When software is designed, even with security in mind, assumptions are made about
the details of hardware behavior. Unfortunately, the correctness of such assumptions can be
critical to the desired security properties. In this dissertation we first demonstrate how incorrect
assumptions about the hardware abstraction lead to side-channels that threaten modern software
security, and second we propose a principled method of timing channel defense for modern web
We show how performance variations in floating-point math instructions enable the
first demonstrated instruction-data timing side-channel on commodity hardware. We use this
side-channel in two case studies to prove it’s viability. First, we redesign a previous attack on an
xivolder version of the Firefox web browser to violate the Same Origin Policy. Second, we break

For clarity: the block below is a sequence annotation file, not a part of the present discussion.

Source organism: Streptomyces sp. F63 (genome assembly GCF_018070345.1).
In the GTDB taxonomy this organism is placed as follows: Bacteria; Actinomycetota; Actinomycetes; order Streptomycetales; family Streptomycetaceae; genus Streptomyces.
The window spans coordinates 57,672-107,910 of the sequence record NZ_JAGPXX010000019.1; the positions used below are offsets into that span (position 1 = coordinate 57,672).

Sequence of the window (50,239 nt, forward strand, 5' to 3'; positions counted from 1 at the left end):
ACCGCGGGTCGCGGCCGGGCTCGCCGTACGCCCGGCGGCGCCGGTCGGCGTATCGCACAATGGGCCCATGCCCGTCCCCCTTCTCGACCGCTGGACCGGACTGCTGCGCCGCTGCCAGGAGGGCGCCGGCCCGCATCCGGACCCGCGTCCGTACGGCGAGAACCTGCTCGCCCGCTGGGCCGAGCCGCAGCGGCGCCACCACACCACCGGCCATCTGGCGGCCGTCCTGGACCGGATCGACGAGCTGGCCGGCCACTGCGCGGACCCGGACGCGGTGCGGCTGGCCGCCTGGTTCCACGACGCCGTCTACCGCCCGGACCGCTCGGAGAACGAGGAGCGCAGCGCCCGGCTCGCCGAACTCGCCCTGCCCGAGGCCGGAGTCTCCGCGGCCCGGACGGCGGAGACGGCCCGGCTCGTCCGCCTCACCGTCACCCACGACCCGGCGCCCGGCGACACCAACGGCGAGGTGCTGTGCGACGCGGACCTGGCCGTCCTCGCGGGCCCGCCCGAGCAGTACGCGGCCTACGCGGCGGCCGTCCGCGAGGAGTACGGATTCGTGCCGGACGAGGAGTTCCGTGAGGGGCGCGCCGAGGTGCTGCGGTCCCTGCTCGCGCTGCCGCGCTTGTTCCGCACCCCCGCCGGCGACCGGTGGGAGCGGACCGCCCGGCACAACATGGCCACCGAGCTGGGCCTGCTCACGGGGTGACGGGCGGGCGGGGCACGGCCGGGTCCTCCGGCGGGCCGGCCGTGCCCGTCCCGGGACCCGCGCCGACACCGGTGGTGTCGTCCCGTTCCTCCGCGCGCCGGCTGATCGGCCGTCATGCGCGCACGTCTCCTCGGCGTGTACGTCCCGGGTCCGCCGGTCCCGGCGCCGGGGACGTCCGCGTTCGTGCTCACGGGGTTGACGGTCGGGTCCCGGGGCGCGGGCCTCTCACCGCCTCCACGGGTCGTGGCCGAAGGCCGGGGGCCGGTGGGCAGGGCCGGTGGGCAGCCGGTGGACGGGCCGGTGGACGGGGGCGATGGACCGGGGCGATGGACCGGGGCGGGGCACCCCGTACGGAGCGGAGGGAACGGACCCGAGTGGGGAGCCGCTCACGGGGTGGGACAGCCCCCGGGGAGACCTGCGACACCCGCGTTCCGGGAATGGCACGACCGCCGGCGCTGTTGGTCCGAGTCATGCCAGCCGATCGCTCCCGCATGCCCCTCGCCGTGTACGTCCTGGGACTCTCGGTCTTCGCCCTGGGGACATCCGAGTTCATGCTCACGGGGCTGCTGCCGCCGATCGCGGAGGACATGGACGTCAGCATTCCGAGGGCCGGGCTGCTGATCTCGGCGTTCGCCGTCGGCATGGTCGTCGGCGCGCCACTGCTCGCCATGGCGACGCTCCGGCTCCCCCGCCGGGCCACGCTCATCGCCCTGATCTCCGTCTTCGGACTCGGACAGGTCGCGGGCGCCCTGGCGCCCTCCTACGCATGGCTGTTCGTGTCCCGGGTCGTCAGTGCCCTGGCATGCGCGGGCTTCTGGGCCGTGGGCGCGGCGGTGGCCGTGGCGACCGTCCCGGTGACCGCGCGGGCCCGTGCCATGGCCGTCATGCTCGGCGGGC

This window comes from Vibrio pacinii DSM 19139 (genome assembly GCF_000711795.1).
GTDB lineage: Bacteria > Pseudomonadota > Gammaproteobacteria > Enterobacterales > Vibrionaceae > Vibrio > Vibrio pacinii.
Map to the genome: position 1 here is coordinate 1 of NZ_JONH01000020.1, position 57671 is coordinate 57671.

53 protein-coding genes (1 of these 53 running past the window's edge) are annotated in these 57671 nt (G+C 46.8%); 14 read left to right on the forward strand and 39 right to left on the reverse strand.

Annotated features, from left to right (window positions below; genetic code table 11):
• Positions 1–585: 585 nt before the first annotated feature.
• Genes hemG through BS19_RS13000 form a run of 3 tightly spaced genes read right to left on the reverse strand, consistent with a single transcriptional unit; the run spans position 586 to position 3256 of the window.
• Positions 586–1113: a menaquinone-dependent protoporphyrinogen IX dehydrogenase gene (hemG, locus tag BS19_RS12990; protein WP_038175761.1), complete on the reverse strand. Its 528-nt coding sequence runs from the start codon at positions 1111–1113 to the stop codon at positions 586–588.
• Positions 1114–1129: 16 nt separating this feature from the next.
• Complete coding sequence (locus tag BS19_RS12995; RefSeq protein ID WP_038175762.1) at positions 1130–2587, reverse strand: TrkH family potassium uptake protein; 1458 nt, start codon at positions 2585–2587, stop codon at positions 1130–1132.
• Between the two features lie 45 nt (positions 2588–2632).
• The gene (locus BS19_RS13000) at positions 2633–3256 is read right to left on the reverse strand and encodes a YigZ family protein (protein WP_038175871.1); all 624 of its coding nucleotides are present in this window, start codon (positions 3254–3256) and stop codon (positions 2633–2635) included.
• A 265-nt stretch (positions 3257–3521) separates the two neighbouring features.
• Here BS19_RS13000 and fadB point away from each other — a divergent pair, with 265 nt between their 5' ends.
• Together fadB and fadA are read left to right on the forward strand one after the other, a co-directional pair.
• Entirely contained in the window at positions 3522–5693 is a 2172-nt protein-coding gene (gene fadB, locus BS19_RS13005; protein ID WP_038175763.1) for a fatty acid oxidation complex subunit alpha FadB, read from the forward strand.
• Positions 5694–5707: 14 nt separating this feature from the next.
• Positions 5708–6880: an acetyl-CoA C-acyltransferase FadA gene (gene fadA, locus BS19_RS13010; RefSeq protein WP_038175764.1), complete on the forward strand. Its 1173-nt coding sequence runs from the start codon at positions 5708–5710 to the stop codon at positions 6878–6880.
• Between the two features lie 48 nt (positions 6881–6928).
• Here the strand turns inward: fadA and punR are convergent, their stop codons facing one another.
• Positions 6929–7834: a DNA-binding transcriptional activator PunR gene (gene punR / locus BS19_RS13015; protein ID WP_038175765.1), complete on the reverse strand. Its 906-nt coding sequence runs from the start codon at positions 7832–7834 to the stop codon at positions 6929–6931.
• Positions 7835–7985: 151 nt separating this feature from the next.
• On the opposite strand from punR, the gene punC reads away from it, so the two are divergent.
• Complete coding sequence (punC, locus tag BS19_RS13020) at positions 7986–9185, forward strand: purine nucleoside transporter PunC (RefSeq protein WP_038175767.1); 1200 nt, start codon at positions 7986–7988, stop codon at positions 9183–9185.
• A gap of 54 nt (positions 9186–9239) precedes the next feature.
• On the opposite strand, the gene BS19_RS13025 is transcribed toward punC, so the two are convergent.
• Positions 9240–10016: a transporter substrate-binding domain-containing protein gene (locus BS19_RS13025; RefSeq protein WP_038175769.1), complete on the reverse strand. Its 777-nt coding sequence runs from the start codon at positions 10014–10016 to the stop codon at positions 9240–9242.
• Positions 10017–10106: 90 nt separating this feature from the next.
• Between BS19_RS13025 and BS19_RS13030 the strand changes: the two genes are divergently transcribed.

the guarantees of a differentially private database designed to resist timing attacks. We show
how the timing side-channel arises from hardware optimization decisions that have been well
understood in the architecture, numerical analysis, and game-engine communities, but largely
ignored in security.
Using a detailed measurement and analysis of floating-point performance, we examine
the progress and potential of defenses against floating-point timing side-channels. We find that
all deployed defensive schemes for desktop web browsers were insufficient, and most are still
vulnerable. Using the same analysis methods, we show how a proposed defensive scheme makes
incorrect assumptions about the hardware features it leverages, negating its guarantees.
As a possible remediation to the problem of floating-point timing side-channels, we
present libfixedtimefixedpoint as an alternative to floating-point. It provides a fixed-
point implementation of most available floating-point operations and is designed to run in
constant time regardless of the input values.
Finally, we discuss structural problems in modern web browser design that make them
amenable to all timing attacks. Adapting solutions from parallel problems solved by early trusted
operating systems projects, we propose a modified browser architecture providing a provable
defensive guarantee against all timing attacks. We then demonstrate the viability of this scheme
by prototyping aspects of the architecture in a modified web browser.